It’s a pretty depressing period in terms of immigration reform. If something can be done it would be wonderful.
O’Dwyer should wake up and smell the Irish coffee: American taxpayers think it would be wonderful if they were not stuck with the bill for illegal immigration.
Earlier this week, the Congressional Budget Office released a study on the fiscal impact of illegal immigration. The CBO found:
State and local governments incur costs for providing services to unauthorized immigrants and have limited options for avoiding minimizing those costs…Rules governing many federal programs, as well as decisions handed down by various courts, limit the authority of state and local governments to avoid or constrain the costs of providing services to unauthorized individuals.
Sure, illegals pay taxes but the CBO concluded:
The tax revenues that unauthorized immigrants generate for state and local governments do not offset the total cost of services provided to those immigrants. Most of the estimates found that even though unauthorized immigrants pay taxes and other fees to state and local jurisdictions, the resulting revenues offset only a portion of the costs incurred by those jurisdictions for providing services related to education, health care, and law enforcement.
A national poll by the Joint Center for Political and Economic Studies found that less than one percent of blacks identified illegal immigration as the most important issue facing the country. Dr. David A. Bositis said:
The issues that are animating Republicans don’t appear on the radar screen of likely African American primary voters.
I reminded David that when he polled black voters in 2004, Bush’s approval rating was 22 percent. A negligible percentage considered “morals/moral crisis” the most important issue facing the country. Still, Republicans were able to use opposition to same-sex marriage to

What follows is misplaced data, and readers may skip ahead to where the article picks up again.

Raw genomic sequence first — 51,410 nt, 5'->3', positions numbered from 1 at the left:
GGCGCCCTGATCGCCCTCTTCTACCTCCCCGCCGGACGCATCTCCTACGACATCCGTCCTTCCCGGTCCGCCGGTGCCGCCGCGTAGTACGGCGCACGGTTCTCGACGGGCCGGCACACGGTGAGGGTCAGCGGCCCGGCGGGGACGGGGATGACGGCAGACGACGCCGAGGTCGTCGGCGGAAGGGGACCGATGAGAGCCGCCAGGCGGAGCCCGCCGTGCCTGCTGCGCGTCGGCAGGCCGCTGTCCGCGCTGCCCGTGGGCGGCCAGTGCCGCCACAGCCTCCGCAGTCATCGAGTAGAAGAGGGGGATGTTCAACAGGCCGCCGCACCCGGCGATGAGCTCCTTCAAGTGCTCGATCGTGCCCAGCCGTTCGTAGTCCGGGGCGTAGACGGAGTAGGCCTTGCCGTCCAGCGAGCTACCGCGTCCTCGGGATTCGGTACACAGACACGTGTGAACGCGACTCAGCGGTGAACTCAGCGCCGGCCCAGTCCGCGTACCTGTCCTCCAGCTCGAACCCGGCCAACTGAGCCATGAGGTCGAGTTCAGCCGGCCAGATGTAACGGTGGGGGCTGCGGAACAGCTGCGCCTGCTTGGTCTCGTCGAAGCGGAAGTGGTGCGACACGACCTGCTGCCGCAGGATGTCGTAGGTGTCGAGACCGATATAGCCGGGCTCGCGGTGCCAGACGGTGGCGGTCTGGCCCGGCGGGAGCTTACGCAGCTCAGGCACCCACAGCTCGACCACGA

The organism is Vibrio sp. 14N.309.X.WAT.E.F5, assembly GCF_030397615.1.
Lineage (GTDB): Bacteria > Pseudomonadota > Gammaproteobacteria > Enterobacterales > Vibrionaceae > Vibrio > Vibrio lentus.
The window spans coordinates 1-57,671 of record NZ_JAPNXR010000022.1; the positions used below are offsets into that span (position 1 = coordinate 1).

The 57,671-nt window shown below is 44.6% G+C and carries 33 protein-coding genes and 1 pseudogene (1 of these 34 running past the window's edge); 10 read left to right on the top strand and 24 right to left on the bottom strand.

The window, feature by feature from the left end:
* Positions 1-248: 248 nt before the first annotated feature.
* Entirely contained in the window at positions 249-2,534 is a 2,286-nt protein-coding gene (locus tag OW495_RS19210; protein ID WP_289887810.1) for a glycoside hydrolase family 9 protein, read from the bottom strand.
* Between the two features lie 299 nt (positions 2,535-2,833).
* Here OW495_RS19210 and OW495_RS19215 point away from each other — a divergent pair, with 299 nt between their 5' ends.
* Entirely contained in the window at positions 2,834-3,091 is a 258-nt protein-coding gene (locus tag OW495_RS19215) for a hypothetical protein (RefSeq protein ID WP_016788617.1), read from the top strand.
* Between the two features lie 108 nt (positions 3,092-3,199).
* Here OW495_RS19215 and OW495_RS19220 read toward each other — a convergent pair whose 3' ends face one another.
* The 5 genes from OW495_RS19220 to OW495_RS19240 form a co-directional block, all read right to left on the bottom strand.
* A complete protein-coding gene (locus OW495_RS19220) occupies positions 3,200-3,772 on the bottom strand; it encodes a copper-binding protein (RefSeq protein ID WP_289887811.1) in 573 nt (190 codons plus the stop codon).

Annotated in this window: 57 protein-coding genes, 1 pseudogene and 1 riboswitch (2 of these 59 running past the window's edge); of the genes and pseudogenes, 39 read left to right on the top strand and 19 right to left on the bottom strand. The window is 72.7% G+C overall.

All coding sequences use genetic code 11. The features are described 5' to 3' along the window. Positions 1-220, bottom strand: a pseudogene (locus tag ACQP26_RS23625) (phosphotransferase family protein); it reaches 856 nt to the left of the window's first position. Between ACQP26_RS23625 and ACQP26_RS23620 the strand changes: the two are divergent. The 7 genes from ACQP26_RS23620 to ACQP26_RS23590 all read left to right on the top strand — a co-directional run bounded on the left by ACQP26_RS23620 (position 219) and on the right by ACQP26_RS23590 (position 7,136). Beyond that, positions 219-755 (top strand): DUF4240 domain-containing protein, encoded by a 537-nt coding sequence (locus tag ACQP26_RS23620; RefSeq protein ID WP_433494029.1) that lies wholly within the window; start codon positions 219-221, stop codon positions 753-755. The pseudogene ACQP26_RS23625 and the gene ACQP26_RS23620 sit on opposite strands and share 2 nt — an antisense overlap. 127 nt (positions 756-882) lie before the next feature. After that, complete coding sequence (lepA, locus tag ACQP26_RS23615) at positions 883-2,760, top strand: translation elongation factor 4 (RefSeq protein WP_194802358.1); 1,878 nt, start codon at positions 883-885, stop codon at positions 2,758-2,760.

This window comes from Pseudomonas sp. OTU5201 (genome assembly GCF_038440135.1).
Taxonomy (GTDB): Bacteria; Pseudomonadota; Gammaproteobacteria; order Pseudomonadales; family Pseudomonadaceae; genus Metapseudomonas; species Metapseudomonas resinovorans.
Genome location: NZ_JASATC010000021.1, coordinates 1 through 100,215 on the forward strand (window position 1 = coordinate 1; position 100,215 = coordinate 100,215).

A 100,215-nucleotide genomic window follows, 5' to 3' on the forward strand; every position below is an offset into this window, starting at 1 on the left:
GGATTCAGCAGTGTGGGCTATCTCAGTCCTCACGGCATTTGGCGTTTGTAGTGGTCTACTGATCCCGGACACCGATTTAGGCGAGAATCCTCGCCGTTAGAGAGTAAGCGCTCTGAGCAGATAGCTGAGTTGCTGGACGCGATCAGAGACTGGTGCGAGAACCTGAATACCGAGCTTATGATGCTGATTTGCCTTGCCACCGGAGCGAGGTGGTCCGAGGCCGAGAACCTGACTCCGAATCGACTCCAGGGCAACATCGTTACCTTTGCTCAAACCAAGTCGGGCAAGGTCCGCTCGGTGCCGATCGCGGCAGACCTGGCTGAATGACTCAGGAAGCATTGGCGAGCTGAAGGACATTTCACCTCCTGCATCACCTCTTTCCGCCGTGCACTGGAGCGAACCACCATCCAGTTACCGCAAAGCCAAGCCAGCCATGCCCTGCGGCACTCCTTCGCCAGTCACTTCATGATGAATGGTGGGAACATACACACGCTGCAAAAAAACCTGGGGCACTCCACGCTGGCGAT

increase President Bush’s support among black voters in Ohio from 9 percent in
2000 to 16 percent in 2004.
Pre-election, we probably underestimated the level of motivation, especially in this core Republican constituency, figuring that most of the anger was on the Democratic side and not really appreciating the extent to which other Americans felt the whole nature of their belief systems and faith and lifestyles were being threatened, and there was an opportunity to act on that. I think Rove understood that. He used issues to help magnify it, and he put together a ground operation that facilitated getting those people to the polls.
Today, African Americans are angry about illegal immigration. From LA to DC, tensions are rising as blacks and illegals compete for jobs, housing, teachers’ attention, and scarce resources for public schools and hospitals.
As Democrats worry about a future voting bloc, African Americans may use their right to vote to tell Democrats who support “comprehensive immigration reform” (read: amnesty): Hasta la vista, baby.
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With less than three weeks to go, it may take a miracle for Mitt Romney to catch Mike Huckabee in Iowa. Romney hopes Huckabee's support for tuition breaks for illegal aliens will slow his momentum among Republican caucus-goers for whom illegal immigration is a top concern.
Romney's claim that he "vetoed in-state tuition for illegal aliens" was disputed by Massachusetts state Sen. Dianne Wilkerson. At the National Black Caucus of State Legislators' recent political forum, Wilkerson said:
He said former Gov. Huckabee garnered significant support among black voters because “he said all the right things and did all the right things.” He pointed to Huckabee’s advocacy of the children’s health program, public school consolidation in rural districts, and the number of blacks who served in his administration, including the heads of the departments of Environmental Quality and Workforce Education.
The bottom line: “If Huckabee weren’t a Republican, you’d think he was a Democrat.”
We went into black churches and we basically said to ministers who had endorsed Florio, “Do you have a special project?” And they said, “We’ve already endorsed Florio.” We said, “That’s fine – don’t get up on the Sunday pulpit and preach. We know you’ve endorsed him, but don’t get up there and say it’s your moral obligation that you go on Tuesday to vote for Jim Florio.”